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GM released its 2021 second-quarter earnings report and buried among the profit news was a little shocker. So far it has spent over $1.3 billion in recall costs. Within that category, it has spent over $800 million involving Chevy Bolt EV fires. Yikes!

Looking into the costs and profits for GM with the Bolt it looks like if GM sells one at the retail price it profits around $9,000. But that represents the difference in what it costs to manufacture it. We don’t know if development costs are factored in that “profit” number. Let’s say it does represent development so $9,000 is actual profit.

It looks like GM may never see any profit from selling Bolts

A grey Chevy Bolt on display at a motorshow
2021 Chevy Bolt | Geoff Robins/AFP via Getty Images

Since 2017 Chevy has sold 78,489 Bolts, not counting sales in 2021. But it will take selling roughly 89,000 Bolts to pay for what GM has spent on recalls and related Bolt EV fire issues. In other words, its Tesla Model 3 fighter is years away from giving GM any profit. And it has been produced since 2017. 

While its SUVs and pickups ring up the GM cash register, they’re supporting a huge loss with the Bolt. When the Bolt debuted in 2017 with a starting retail price of $37,000-plus. Today, it retails for $36,500. So with the cost of inflation, GM is making less now than when the Bolt was first released. 

Of course, if costs were amortized into the price over a certain amount of years GM could be seeing more profit now. We don’t know. But it at least paints a picture of how costly the Chevy Bolt is to GM. Both in terms of costs and reputation.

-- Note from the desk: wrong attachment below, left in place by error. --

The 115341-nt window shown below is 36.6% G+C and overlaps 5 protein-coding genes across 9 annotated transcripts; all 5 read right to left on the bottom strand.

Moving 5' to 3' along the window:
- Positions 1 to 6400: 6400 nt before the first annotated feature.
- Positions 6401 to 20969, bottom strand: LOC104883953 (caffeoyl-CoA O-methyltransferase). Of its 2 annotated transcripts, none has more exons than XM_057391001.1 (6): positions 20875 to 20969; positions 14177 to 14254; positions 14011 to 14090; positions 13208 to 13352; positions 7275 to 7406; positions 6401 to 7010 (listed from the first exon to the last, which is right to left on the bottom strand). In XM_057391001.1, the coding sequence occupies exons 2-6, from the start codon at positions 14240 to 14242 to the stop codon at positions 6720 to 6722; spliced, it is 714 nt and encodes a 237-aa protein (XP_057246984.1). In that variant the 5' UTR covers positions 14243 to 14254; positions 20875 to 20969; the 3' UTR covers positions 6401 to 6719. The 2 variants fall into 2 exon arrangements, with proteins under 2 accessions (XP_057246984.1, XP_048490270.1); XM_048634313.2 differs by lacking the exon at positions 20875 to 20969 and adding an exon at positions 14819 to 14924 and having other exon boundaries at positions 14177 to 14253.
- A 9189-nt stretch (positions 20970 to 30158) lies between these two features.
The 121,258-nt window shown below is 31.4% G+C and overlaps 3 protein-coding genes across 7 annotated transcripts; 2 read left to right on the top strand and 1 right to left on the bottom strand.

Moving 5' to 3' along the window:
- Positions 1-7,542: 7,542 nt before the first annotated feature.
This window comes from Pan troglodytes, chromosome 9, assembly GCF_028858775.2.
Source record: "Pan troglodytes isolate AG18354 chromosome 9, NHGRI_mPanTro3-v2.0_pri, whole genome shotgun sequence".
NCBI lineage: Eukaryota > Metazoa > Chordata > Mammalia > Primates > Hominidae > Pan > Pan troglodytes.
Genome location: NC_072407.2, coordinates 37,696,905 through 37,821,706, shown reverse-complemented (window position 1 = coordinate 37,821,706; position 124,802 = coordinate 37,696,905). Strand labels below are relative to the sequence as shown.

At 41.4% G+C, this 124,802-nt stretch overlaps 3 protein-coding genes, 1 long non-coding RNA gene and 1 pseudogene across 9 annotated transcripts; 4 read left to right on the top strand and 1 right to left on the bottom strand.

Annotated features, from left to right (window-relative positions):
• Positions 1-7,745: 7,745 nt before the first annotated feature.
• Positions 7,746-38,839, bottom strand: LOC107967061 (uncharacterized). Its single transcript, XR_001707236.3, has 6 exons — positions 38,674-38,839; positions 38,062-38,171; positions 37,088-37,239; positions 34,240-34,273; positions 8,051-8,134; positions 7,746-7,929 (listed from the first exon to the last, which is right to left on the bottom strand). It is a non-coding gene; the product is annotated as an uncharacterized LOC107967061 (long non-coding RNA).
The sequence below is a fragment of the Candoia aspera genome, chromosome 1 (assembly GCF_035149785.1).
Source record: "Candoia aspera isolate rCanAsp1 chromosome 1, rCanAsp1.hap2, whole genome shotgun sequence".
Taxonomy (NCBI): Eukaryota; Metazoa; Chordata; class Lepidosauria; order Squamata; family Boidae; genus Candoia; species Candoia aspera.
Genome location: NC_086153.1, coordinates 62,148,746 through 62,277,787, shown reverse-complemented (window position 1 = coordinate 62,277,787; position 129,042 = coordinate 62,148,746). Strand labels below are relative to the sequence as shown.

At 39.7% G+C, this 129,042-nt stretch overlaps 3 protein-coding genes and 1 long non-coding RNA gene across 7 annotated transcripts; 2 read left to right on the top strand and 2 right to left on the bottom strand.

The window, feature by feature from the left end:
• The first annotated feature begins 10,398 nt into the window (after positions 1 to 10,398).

The cost of the Bolt recall is more than just a GM accounting error

2020 Chevrolet All-Electric Bolt EV is on display at the 112th Annual Chicago Auto Show.
The Chevrolet Bolt | Raymond Boyd/Getty Images

There is plenty of wiggle room for losses when you record $2.8 billion in net profits for one quarter. That is what GM did in Q2. But $800 million represents over a third of that second-quarter profit. Let’s just say it is more than an accounting error.

As MotorBiscuit has reported over the last couple of years Bolts are catching on fire. Just two weeks ago we reported on the latest Bolt recall for fire risk. It covered 69,000 2017-2019 Chevy Bolts and was the second major recall of the EV. 

The most recent recall was prompted by Bolt fires to previously “fixed” EVs from the first recall

A silver 2022 Chevy Bolt EV travels on a two-lane highway along a large body of water on a sunny day
2022 Chevy Bolt EV | General Motors

The second recall was partially prompted by two Bolts previously “fixed” in the first recall, catching on fire. At the time GM said the cause was a second “rare manufacturing defect.” The batteries were made by LG Energy Solution. 

The first Bolt recall was just in November 2020. So less than a year has passed with two recalls for the same battery fire issue. GM says it is aware of nine fires attributed to Bolt battery defects. In some cases, it has purchased back some Bolts from customers, but that number is unknown. 

For anyone that owns a Bolt with questions about these recalls, GM says you should visit its Bolt recall website or contact its Chevrolet EV helpline at 1-833-EVCHEVY. Or you can contact your preferred Chevrolet EV dealer.


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